As much as Natalie loves a good story, she loves machines and gears more. Her father is an expert bicycle mechanic and Natalie is learning too–it’s 1913 after all and machines are popping up everywhere.

Even, it turns out, in traveling bands of snake oil salesmen.

Doctor Jake Limberleg’s Nostrum Fair and Technological Medicine Show promises entertainment, information, and a cure for any and all ailments. Natalie is enchanted by all of the bicycles and automata the show brings along with its tents and patent medicines. But she can’t shake the nagging feeling that something is wrong, horribly wrong, with the medicine show and its four Paragons of Science.

To figure out how wrong the medicine show is Natalie will have to get to the bottom of an age-old bargain, tame the fastest bicycle in the world, cash in a dangerous favor, and ask a lot of costly questions–all before the medicine show can take Arcane for everything it’s worth in The Boneshaker (2010) by Kate Milford with illustrations by Andrea Offermann.*

The Boneshaker is Milford’s first novel.

The Boneshaker tackles a lot of narrative ground with unexplained visions, mysterious automatons, strange bargains, and a whole town’s secrets. The ending of the story leaves a lot up in the air with Natalie’s future and even her place in the town. The narrative also takes a lot of time to tie things together and explain details of the lore surrounding Arcane as well as to explain certain things Natalie begins to learn in the story. The premise is interesting and Natalie is a great protagonist but the whole package was not quite as well-realized (or resolved) as it could have been.

That said, Milford writes like a natural storyteller. The opening pages of this story draw readers in with prose that sounds like a traditional folk tale and a setting that immediately evokes the era and feel of a midwestern town at the turn of the last century. Everything about The Boneshaker is charming from Natalie and her cantankerous bicycle to the vivid illustrations by Offermann that bring Natalie’s world to life.

This story is well-written and will find many fans in readers of fantasies and historical novels alike.

*The Boneshaker is not to be confused by a similarly titled but completely different book by Cherie Priest called Boneshaker.

Possible Pairings: Plain Kate by Erin Bow, Shift by Jennifer Bradbury, The Search for Wondla by Tony DiTerlizzi, Blackfin Sky by Kat Ellis, The Glass Sentence by S. E. Grove, Rapunzel’s Revenge by Shannon and Dean Hale and Nathan Hale, Bone Gap by Laura Ruby, Holes by Louis Sachar, The Near Witch by Victoria Schwab, Leviathan by Scott Westerfeld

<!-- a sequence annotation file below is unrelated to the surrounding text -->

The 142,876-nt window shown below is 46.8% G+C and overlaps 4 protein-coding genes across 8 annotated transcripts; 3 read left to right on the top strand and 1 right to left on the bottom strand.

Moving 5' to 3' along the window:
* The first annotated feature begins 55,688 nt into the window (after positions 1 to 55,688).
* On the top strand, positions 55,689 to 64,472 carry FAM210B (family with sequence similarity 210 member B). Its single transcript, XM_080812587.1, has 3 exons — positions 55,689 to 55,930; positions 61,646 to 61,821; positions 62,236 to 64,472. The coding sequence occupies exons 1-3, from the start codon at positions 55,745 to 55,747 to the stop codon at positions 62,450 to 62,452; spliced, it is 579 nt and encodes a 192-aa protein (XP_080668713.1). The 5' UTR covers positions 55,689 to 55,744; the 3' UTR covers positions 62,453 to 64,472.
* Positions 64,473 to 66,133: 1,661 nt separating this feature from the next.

Exclusive Bonus Content: This is probably just me, but The Boneshaker reminded me a lot of Plain Kate–the book that I had the most issues with from 2010. Like Plain Kate this book starts with the whimsical feel of a light(ish)-hearted middle grade novel. Then by the end it veers into dark (very dark in the case of Plain Kate) territory that grounds the story more firmly in the young adult audience area. There is nothing wrong with that, of course, but it felt like a big leap here that did not work effectively for me (though as I said, I might be particularly touchy about this since I’ve noticed it in several books already).

The Clockwork Three: A Review

The Clockwork Three by Matthew J. KirbyWhen Giuseppe finds the green violin, he doesn’t think it will help him escape. He doesn’t think anything can help him get away from his ruthless padrone and back to his home and his siblings in Italy–certainly not a violin, even if it is so much finer than the one he usually plays on street corners every day.

Frederick doesn’t need to escape anything, but he must become self-sufficient–of that he is certain. Being apprenticed to Master Branch is fine for now. But the sooner Frederick can complete his clockwork man, the sooner he can become a journeyman. The sooner that happens the sooner he can have his own shop–his past at the workhouse left far behind.

Hannah has already given up so much she scarcely knows what to want. Since her father’s stroke she has had to leave school and take work as a maid. Her family is just scraping by on her meager salary. When Hannah hears talk of a secret treasure, she starts to wonder–could it be the way back to her old life? If she can find it can she really solve all of her family’s problems?

Giuseppe, Frederick and Hannah don’t know each other. Under normal circumstances they might never have met. But soon the magic of the green violin and other strange happenings bring these three children into each others lives. Together they might solve all of their problems and make their dreams come true–if they can learn to trust each other and themselves along the way in The Clockwork Three (2010) by Matthew J. Kirby.

The Clockwork Three is Kirby’s first novel.

This book is an interesting blend of realism and fantasy, adventure and steampunk. Kirby weaves the elements together seamlessly creating a city so real it is easy to forget that the backdrop of this story is fictional.

The story takes a sudden turn near the middle of the story as some of those fantasy and steampunk elements manifest. They work and they add to the story, but part of the semi-realistic charm of the story is lost in favor of more fantastical elements. Perhaps because this turn appears so late in the story some aspects of the plots resolution felt rushed or abrupt although still satisfying after a fashion.

Kirby’s writing is particularly excellent at the beginning of the story as he subtly brings the children together in chance encounters until all of their stories overlap. The writing is atmospheric and often quite charming.

Possible Pairings: A Little Princess by Frances Hodgson Burnett, The Thief Lord by Cornelia Funke, The Graveyard Book by Neil Gaiman and Dave McKean, Clockwork by Phillip Pullman, The Invention of Hugo Cabret by Brian Selznick

The Unicorn’s Tale: A (Rapid Fire {Nathaniel Fludd}) Review

The Unicorn’s Tale by R. L. LaFevers, illustrated by Kelly Murphy (2011)

The Unicorn's Tale by R. L. LaFevers, illusrated by Kelly MurphyBook 4 in the Nathaniel Fludd, Beastologist series